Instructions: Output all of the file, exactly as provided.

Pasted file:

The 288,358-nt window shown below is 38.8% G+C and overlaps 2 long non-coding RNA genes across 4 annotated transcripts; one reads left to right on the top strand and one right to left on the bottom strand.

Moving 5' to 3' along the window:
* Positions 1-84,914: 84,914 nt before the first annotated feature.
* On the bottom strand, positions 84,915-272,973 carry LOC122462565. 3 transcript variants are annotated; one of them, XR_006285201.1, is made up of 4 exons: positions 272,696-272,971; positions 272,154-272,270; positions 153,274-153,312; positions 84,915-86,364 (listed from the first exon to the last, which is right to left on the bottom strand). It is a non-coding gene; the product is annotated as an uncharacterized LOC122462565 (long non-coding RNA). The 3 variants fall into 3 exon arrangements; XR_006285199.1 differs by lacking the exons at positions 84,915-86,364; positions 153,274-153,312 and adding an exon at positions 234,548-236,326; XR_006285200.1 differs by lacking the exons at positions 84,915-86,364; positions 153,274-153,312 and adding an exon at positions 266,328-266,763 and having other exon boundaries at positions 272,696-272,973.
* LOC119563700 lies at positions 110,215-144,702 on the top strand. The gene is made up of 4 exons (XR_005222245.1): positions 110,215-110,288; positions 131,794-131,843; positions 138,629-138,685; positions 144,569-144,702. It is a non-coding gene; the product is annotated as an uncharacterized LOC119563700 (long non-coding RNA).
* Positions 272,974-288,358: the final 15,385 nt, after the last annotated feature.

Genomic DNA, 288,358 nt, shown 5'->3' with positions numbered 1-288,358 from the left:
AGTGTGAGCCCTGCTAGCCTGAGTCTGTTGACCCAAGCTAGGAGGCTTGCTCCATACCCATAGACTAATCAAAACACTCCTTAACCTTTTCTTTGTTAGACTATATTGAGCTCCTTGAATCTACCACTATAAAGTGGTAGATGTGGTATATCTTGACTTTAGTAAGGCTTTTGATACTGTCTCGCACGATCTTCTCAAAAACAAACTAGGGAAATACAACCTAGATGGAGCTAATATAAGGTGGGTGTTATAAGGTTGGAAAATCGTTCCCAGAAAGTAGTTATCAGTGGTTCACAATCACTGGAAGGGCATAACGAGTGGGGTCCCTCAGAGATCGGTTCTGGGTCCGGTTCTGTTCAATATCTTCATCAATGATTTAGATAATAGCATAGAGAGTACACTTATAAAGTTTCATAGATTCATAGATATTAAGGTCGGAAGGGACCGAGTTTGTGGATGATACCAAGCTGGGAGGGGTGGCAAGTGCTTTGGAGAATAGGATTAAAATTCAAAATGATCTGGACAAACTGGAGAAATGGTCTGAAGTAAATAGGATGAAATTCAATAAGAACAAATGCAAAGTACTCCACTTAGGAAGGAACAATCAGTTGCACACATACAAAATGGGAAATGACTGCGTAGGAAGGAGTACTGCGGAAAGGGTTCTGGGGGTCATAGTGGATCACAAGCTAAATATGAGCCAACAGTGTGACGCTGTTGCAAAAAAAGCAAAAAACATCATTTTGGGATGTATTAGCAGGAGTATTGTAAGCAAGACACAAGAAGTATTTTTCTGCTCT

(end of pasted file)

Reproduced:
The 288,358-nt window shown below is 38.8% G+C and overlaps 2 long non-coding RNA genes across 4 annotated transcripts; one reads left to right on the top strand and one right to left on the bottom strand.

Moving 5' to 3' along the window:
* Positions 1-84,914: 84,914 nt before the first annotated feature.
* On the bottom strand, positions 84,915-272,973 carry LOC122462565. 3 transcript variants are annotated; one of them, XR_006285201.1, is made up of 4 exons: positions 272,696-272,971; positions 272,154-272,270; positions 153,274-153,312; positions 84,915-86,364 (listed from the first exon to the last, which is right to left on the bottom strand). It is a non-coding gene; the product is annotated as an uncharacterized LOC122462565 (long non-coding RNA). The 3 variants fall into 3 exon arrangements; XR_006285199.1 differs by lacking the exons at positions 84,915-86,364; positions 153,274-153,312 and adding an exon at positions 234,548-236,326; XR_006285200.1 differs by lacking the exons at positions 84,915-86,364; positions 153,274-153,312 and adding an exon at positions 266,328-266,763 and having other exon boundaries at positions 272,696-272,973.
* LOC119563700 lies at positions 110,215-144,702 on the top strand. The gene is made up of 4 exons (XR_005222245.1): positions 110,215-110,288; positions 131,794-131,843; positions 138,629-138,685; positions 144,569-144,702. It is a non-coding gene; the product is annotated as an uncharacterized LOC119563700 (long non-coding RNA).
* Positions 272,974-288,358: the final 15,385 nt, after the last annotated feature.

Genomic DNA, 288,358 nt, shown 5'->3' with positions numbered 1-288,358 from the left:
AGTGTGAGCCCTGCTAGCCTGAGTCTGTTGACCCAAGCTAGGAGGCTTGCTCCATACCCATAGACTAATCAAAACACTCCTTAACCTTTTCTTTGTTAGACTATATTGAGCTCCTTGAATCTACCACTATAAAGTGGTAGATGTGGTATATCTTGACTTTAGTAAGGCTTTTGATACTGTCTCGCACGATCTTCTCAAAAACAAACTAGGGAAATACAACCTAGATGGAGCTAATATAAGGTGGGTGTTATAAGGTTGGAAAATCGTTCCCAGAAAGTAGTTATCAGTGGTTCACAATCACTGGAAGGGCATAACGAGTGGGGTCCCTCAGAGATCGGTTCTGGGTCCGGTTCTGTTCAATATCTTCATCAATGATTTAGATAATAGCATAGAGAGTACACTTATAAAGTTTCATAGATTCATAGATATTAAGGTCGGAAGGGACCGAGTTTGTGGATGATACCAAGCTGGGAGGGGTGGCAAGTGCTTTGGAGAATAGGATTAAAATTCAAAATGATCTGGACAAACTGGAGAAATGGTCTGAAGTAAATAGGATGAAATTCAATAAGAACAAATGCAAAGTACTCCACTTAGGAAGGAACAATCAGTTGCACACATACAAAATGGGAAATGACTGCGTAGGAAGGAGTACTGCGGAAAGGGTTCTGGGGGTCATAGTGGATCACAAGCTAAATATGAGCCAACAGTGTGACGCTGTTGCAAAAAAAGCAAAAAACATCATTTTGGGATGTATTAGCAGGAGTATTGTAAGCAAGACACAAGAAGTATTTTTCTGCTCT